With almost identical final scores, two of last season’s simultaneous PAC 7 high school football games couldn’t have been much more similar.
Almost a year ago today, Paso Robles won 14-10 at Arroyo Grande, thanks to a final-minute defensive stand inside the 10-yard line, while Atascadero won 13-10 at San Luis Obispo on the same night, successfully defending an end-zone pass late in the fourth quarter.
For the second year in a row, those four rivals will meet in the ninth week of the season. And once again, there will be plenty of CIF-Southern Section Western Division playoff implications pertaining to each game.
Arroyo Grande (7-1, 4-0) will be on the road at Paso Robles (2-4, 1-2) while Atascadero (5-2, 2-1) will host San Luis Obispo (5-2, 2-1). Both games are scheduled for 7 p.m. starts.
The first-place Eagles, who haven’t lost since a season-opening 38-28 loss to Lompoc and are ranked second in the division, can clinch at least a share of the PAC 7 title with a win. It’d be the program’s first league championship since 2004.
The Bearcats are looking to bounce back from a 25-23 loss at Pioneer Valley, in which they were unable to ovecome a 16-0 second-quarter hole, a deficit that included a Panthers fumble return for a score.
Paso Robles’ past three losses have come by a combined 12 points.
“They’ve been in every single game,” Arroyo Grande coach Tom Goossen said, noting a 9-3 Oct. 6 loss at St. Francis, the division’s sixth-ranked team. “They’re a point or two away from winning all their games, much less one or two of them.
“It’s another PAC 7 game where anyone could win.”
That’s exactly what last year’s matchup was like leading up to a thrilling finish. In that one, Paso Robles’ Elias Stokes leapt over the goal line from 1 yard out with 4:15 remaining for the go-ahead score. The Eagles then drove the length of the field, moving inside the Bearcats’ 5-yard line, before turning the ball over on downs with less than a minute to play.
“It certainly ranks up there as one of the better games I’ve been in as a coach,” Goossen said. “That was certainly a tremendously hard-fought game between two teams not willing to give an edge.”
Stokes, now a senior, has caught 16 passes for 244 yards and three TDs over the past two weeks.
Last year’s game was also marked by a memorable performance by Arroyo Grande quarterback Brent VanderVeen, who ran for 67 yards on 14 second-half carries. Also now a senior, VanderVeen verbally committed to Oregon State this past offseason. He hasn’t disappointed in his follow-up, with four games in which he has passed for between 263 and 381 yards. He has thrown one interception since Sept. 9.
A week ago, Arroyo Grande got back-to-back fourth-down stops in the second half of a 28-7 win over Righetti, a game in which half of the Eagles’ points came with less than four minutes to play. Arroyo Grande’s 15 team interceptions, led by Matt Willkomm’s league-high five, are the most in the Western Division.
Having said all of that, it’d be hard to pick one of this week’s all-San Luis Obispo County games as an undercard.
The 2010 game between the Tigers and Greyhounds had just about as pulse-pounding of an ending as their counterparts saw.
Needing a field goal to tie it and facing a fourth-and-4 from the Greyhounds’ 15-yard line with 2:25 on the clock, the Tigers decided to go for the win, but a fade pass fell incomplete as receiver Mason Orradre and cornerback Troy Norris, both all-county first-team selections, jostled for the ball in midair.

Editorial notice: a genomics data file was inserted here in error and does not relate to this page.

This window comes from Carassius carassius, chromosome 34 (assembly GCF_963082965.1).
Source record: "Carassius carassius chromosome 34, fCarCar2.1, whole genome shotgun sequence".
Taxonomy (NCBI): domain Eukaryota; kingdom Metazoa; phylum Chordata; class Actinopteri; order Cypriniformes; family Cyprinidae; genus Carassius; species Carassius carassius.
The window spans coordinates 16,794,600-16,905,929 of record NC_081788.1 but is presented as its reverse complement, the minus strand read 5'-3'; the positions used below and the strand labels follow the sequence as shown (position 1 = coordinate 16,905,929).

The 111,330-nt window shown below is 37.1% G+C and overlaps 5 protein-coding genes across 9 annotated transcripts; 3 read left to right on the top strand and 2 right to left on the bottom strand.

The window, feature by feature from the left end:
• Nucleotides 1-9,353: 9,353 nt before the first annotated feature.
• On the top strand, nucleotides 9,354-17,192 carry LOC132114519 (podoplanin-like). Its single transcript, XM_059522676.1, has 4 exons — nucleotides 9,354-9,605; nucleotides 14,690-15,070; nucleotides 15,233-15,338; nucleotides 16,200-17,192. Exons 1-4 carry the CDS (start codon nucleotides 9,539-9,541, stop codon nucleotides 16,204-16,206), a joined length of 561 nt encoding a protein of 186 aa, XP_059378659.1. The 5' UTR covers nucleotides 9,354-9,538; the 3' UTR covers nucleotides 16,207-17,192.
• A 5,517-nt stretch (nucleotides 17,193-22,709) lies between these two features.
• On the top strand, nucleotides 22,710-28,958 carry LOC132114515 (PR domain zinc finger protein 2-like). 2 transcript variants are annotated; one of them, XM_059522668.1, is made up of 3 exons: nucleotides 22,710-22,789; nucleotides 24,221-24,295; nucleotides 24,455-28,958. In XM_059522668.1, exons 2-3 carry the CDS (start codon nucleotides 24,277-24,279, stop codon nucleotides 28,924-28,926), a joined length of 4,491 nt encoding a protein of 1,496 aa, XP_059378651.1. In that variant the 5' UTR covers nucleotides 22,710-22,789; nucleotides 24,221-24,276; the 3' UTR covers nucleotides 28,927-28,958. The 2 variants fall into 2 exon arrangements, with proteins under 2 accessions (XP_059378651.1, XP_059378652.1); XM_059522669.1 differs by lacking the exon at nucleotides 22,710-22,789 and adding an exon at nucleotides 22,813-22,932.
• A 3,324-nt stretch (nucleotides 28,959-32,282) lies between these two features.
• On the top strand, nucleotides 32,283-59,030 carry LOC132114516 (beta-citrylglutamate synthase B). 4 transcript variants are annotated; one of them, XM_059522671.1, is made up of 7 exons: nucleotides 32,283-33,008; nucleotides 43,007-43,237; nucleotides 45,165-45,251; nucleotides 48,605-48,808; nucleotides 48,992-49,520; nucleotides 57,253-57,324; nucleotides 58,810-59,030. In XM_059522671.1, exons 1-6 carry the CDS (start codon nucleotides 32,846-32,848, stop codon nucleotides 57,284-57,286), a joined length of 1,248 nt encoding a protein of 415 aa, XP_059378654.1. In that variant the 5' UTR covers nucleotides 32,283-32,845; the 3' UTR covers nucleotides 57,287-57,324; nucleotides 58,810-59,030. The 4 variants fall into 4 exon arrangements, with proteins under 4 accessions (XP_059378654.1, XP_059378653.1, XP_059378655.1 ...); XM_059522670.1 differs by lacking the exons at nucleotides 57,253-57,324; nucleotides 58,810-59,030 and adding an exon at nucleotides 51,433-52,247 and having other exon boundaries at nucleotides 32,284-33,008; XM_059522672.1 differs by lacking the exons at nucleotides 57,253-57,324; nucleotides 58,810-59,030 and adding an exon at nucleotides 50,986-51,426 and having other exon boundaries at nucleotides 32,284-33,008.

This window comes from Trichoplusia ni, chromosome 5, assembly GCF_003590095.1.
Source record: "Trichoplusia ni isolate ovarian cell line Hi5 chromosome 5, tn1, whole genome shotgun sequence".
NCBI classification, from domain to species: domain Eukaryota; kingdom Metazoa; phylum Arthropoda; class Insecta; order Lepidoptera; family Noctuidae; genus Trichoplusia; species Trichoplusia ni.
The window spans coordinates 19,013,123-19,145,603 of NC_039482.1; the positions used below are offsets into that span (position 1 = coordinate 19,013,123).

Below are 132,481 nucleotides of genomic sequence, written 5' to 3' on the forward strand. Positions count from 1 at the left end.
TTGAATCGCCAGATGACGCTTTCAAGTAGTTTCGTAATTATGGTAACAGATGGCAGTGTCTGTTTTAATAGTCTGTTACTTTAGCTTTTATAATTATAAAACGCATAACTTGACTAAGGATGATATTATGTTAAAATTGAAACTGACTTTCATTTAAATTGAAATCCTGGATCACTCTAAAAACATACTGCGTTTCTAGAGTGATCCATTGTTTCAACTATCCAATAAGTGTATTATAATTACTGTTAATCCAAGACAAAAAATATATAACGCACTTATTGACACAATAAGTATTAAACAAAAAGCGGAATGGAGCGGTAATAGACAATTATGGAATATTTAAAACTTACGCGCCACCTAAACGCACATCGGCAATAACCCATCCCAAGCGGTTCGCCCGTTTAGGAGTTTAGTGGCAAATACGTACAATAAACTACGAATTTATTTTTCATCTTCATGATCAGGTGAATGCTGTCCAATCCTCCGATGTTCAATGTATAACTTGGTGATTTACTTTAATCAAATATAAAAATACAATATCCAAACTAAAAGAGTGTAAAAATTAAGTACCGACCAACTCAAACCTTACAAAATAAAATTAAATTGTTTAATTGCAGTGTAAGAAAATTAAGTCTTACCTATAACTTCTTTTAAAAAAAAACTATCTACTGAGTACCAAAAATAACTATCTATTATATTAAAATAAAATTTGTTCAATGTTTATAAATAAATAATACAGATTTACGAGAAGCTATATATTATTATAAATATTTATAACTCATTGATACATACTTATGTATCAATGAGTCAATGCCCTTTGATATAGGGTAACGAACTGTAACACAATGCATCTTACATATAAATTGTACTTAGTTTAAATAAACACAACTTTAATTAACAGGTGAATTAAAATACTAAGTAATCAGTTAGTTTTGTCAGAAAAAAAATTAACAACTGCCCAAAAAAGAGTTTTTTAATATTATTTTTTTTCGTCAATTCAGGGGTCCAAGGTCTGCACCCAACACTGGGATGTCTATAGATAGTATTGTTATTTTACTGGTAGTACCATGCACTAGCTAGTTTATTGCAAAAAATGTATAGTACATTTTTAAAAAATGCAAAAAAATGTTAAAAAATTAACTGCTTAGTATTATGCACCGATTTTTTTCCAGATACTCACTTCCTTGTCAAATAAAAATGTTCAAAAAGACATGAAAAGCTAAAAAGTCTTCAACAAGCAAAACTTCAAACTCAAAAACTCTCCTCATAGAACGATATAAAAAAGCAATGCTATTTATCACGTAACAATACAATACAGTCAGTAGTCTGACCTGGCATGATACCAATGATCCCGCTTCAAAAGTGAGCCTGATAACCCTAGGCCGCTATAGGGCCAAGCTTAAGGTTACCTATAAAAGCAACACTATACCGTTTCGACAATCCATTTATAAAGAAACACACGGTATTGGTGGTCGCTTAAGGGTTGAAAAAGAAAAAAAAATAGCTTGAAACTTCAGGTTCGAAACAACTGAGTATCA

Atascadero proceeded to run out the clock from there.
This time, the two teams will be looking to break a second-place tie in the standings, which would figure to be a big step toward eventually securing one of the PAC 7’s two guaranteed postseason spots (a third, at-large selection is also likely).
Last week, Atascadero, which is ranked 10th in the division, won what was perhaps the wildest game in the area all season, 48-43 at St. Joseph. The Greyhounds had a 28-point third quarter in the shootout.
Sophomore quarterback Robert Berwick went an efficient 6-of-8 passing, averaging 30 yards per completion, with two touchdowns, and also scrambled for 52 yards and two more TDs, including the game-winning 19-yard run, on seven carries.
Even so, “I don’t feel like we’ve reached our potential yet offensively,” Atascadero coach Vic Cooper said. “There are still some gains to be made, and we’re hoping to improve week-to-week so we can hopefully peak later in the season.”
St. Joseph’s pass-happy attack has given opponents trouble all year, but defensively, the Greyhounds are looking to recapture the type of performance they had three weeks ago in a 21-0 shutout of Righetti.
Meanwhile, San Luis Obispo, after getting out to its best six-game start in five years thanks to a 28-0 win over Pioneer Valley on Oct. 7, lost 19-12 at Righetti before having a bye last week.
Overall, the Tigers seem to have built on last year’s improvement, a steady progression under third-year head coach David Kelley.
They feature two of the league’s top five rushers in senior running back Jacob Flores (119.6 rushing yards per game, No. 1 in the PAC 7) and junior quarterback Garrett Giovannelli (188.9 total yards of offense per game, including 69.3 rushing).
The Tigers’ triple-option offense isn’t just unique to prepare for because of how seldom defenders face it, Cooper said, but also because it’s near-impossible to simulate its tempo and rhythm in practice.
“They’ve definitely improved,” Cooper said. “You can really see it up front. They’re not big and overpowering, but their guys really get off the ball.
“The guys on that team now, they get it. They’ve been through (the system) for four years (including freshman and JV levels), and they get what they’re trying to get out of that offense.”
In the lone noncounty PAC 7 game of the night, Pioneer Valley (4-3, 1-2) will visit St. Joseph (2-5, 0-4).